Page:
BIANYS Avner sinks to new low

The executive director of the Brain Injury Association of New York State stopped people with brain injuries from being on the committee representing people with brain injuries, say several of the committee members whose identities will be protected.

When committee members complained that there was no one with a brain injury on the committee, Judith Avner is said to have claimed she and BIANYS represented people with brain injuries and pointed out that one of the  committee members had a family member with a brain injury. Avner does not have a brain injury.

Avner did not respond to several requests for comment.

The committee was comprised of providers and others and was tasked with drafting a proposal on behalf of New Yorkers with brain injuries for the state’s Medicaid Redesign Team. The proposal had to be filed by a specified date. Not long after Avner took her  stance against people with brain injuries being on the committee, the committee folded.

People with disabilities, including those of us with brain injury disabilities, encounter people and systems who hold to the inaccurate and misguided belief that we are unable to speak for ourselves. Slowly, slowly, this perception is eroding. However, when someone who has been in a leadership position in brain injury for years oppresses the very people she claims to care about, it is beyond unconscionable. It is a kind of moral fraud. It is also bigotry.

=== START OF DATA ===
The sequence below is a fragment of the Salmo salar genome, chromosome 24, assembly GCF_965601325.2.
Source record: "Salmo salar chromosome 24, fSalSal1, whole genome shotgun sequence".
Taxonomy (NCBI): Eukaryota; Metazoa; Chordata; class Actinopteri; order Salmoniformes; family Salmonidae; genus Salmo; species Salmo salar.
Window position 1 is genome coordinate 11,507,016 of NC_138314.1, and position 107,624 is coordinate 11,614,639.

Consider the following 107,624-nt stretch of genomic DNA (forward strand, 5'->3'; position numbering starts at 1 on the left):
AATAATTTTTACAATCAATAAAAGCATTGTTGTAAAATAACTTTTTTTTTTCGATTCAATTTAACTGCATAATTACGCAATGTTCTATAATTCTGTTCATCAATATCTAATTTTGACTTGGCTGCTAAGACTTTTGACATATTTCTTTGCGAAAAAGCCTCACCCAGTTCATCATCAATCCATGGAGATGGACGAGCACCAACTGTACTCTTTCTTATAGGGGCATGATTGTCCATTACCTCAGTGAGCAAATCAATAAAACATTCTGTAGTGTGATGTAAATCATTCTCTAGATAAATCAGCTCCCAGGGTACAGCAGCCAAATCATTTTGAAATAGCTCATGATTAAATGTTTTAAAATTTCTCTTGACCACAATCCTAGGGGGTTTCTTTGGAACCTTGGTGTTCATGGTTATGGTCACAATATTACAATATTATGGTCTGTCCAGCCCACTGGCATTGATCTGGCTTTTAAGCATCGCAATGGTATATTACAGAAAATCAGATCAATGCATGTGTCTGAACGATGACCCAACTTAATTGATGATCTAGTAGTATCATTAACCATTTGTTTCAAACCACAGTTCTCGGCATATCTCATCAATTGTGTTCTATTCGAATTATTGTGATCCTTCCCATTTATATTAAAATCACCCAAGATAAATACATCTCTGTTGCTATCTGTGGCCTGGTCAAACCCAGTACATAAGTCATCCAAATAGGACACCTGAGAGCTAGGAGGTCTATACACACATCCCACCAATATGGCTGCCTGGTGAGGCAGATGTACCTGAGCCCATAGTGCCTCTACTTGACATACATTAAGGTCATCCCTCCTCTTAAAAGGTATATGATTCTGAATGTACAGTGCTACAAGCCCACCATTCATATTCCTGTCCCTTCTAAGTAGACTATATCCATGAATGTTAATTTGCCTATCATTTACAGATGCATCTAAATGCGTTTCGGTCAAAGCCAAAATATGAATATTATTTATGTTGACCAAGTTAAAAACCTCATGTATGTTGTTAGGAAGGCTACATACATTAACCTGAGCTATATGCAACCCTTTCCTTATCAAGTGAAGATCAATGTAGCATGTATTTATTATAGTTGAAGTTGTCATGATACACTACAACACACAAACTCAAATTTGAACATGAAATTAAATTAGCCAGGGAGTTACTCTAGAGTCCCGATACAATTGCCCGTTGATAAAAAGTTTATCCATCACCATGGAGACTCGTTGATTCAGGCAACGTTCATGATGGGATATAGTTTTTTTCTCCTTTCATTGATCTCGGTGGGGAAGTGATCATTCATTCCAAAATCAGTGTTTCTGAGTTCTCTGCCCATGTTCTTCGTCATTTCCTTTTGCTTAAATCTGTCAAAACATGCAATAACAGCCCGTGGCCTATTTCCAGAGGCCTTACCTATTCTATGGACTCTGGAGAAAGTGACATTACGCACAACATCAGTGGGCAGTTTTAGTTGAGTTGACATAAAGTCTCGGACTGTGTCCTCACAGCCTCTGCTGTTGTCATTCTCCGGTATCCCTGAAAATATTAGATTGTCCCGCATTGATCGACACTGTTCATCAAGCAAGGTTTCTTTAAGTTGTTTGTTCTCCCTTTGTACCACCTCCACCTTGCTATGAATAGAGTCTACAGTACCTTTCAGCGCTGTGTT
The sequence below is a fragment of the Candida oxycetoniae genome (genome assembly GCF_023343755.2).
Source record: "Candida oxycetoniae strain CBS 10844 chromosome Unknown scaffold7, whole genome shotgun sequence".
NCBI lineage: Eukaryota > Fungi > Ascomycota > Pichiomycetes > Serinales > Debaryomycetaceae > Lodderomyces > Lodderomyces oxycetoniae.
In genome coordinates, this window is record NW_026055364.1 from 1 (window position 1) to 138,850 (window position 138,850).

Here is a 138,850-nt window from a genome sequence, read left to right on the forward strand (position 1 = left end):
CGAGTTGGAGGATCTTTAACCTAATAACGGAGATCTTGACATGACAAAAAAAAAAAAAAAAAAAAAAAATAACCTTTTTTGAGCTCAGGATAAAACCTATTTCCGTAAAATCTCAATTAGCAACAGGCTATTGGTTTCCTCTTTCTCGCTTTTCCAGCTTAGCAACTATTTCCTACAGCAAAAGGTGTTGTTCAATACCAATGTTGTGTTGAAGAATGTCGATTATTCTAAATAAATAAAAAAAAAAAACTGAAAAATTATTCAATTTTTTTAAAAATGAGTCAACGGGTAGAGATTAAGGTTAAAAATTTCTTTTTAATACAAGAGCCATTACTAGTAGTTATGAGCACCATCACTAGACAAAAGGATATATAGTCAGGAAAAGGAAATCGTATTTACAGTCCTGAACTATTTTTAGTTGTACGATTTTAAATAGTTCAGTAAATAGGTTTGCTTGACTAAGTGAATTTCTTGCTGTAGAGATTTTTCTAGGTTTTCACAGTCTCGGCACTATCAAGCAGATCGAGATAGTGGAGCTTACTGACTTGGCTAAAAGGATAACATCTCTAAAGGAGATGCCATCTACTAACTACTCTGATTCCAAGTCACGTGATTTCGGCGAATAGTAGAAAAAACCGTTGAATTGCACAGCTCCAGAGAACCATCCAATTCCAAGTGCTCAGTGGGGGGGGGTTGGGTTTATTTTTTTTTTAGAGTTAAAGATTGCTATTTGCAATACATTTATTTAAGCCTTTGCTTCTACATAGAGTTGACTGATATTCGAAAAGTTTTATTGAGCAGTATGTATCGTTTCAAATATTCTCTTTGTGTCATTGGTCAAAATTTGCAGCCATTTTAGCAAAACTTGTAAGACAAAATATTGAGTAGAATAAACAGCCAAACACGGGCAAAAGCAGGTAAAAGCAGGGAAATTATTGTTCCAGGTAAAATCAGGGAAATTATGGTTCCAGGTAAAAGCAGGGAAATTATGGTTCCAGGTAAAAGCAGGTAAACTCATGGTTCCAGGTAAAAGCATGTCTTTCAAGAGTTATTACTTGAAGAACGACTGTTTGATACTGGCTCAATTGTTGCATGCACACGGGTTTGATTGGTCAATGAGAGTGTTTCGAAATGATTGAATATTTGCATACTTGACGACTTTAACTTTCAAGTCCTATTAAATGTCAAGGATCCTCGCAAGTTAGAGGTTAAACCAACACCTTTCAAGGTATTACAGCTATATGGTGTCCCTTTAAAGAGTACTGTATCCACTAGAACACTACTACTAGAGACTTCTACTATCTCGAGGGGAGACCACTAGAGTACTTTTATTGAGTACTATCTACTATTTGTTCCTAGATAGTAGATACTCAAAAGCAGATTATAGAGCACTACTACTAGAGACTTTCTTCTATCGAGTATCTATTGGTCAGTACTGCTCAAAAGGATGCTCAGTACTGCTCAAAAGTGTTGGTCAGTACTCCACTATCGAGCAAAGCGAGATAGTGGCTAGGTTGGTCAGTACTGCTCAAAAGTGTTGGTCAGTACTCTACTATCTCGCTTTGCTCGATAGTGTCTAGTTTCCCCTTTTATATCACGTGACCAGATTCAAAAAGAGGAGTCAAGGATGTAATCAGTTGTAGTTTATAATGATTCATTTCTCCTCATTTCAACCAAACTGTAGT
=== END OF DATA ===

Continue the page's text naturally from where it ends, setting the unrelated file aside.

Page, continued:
What would happen if a committee claiming to represent Jews or Italians or African-Americans refused to allow Jews or Italians or African-Americans to be on the committee? One would hope there would be an uproar of indignation. One would also hope that those blocking the participation of people they claim to represent are fired.

Life with a brain injury disability can be difficult enough; it is made all the more so when those who claim to care are some of the biggest oppressors.

Working against Hypocrisy in NY State

T.S. Elliot was right when he said: “There’s no greater heresy than to do the right thing for the wrong reasons.”

In the world of advocacy there is no greater heresy than hypocrisy, especially when it comes from those who say the right things for the wrong reasons, self-aggrandizement and the ability to feel powerful. There is also no greater heresy than those who, when asked for the specifics of their decisions and actions, engage in double talk, spin, or, in some cases, simply say nothing.

And so it is that I and others have been emailing with the Brain Injury Association of NY State in the hopes BIANYS will, for the first time in this writer’s memory, permit an open-dialogue forum online for its members. This is something quite a few members (including former BIANYS board members) have asked for. The request  was prompted by the fact that a long-term BIANYS member with a brain injury resigned as a BIANYS support group facilitator in part because BIANYS leadership, he explained, might hear that those of us with brain injuries are talking but they don’t really listen to what we are saying.